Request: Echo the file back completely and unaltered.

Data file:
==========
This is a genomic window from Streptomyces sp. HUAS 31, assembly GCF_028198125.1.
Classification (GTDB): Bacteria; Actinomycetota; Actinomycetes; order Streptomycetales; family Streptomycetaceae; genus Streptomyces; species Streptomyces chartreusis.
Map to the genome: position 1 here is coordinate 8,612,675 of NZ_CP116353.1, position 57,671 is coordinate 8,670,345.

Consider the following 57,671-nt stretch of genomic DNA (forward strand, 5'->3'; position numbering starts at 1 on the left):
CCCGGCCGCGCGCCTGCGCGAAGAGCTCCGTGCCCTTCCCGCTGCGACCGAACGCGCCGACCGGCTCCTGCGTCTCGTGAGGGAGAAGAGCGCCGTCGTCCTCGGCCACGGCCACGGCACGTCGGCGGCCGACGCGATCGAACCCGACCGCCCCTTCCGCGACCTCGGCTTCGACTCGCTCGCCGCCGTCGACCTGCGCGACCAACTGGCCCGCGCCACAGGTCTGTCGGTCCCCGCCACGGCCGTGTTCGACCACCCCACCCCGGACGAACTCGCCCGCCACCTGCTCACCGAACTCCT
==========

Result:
This is a genomic window from Streptomyces sp. HUAS 31, assembly GCF_028198125.1.
Classification (GTDB): Bacteria; Actinomycetota; Actinomycetes; order Streptomycetales; family Streptomycetaceae; genus Streptomyces; species Streptomyces chartreusis.
Map to the genome: position 1 here is coordinate 8,612,675 of NZ_CP116353.1, position 57,671 is coordinate 8,670,345.

Consider the following 57,671-nt stretch of genomic DNA (forward strand, 5'->3'; position numbering starts at 1 on the left):
CCCGGCCGCGCGCCTGCGCGAAGAGCTCCGTGCCCTTCCCGCTGCGACCGAACGCGCCGACCGGCTCCTGCGTCTCGTGAGGGAGAAGAGCGCCGTCGTCCTCGGCCACGGCCACGGCACGTCGGCGGCCGACGCGATCGAACCCGACCGCCCCTTCCGCGACCTCGGCTTCGACTCGCTCGCCGCCGTCGACCTGCGCGACCAACTGGCCCGCGCCACAGGTCTGTCGGTCCCCGCCACGGCCGTGTTCGACCACCCCACCCCGGACGAACTCGCCCGCCACCTGCTCACCGAACTCCT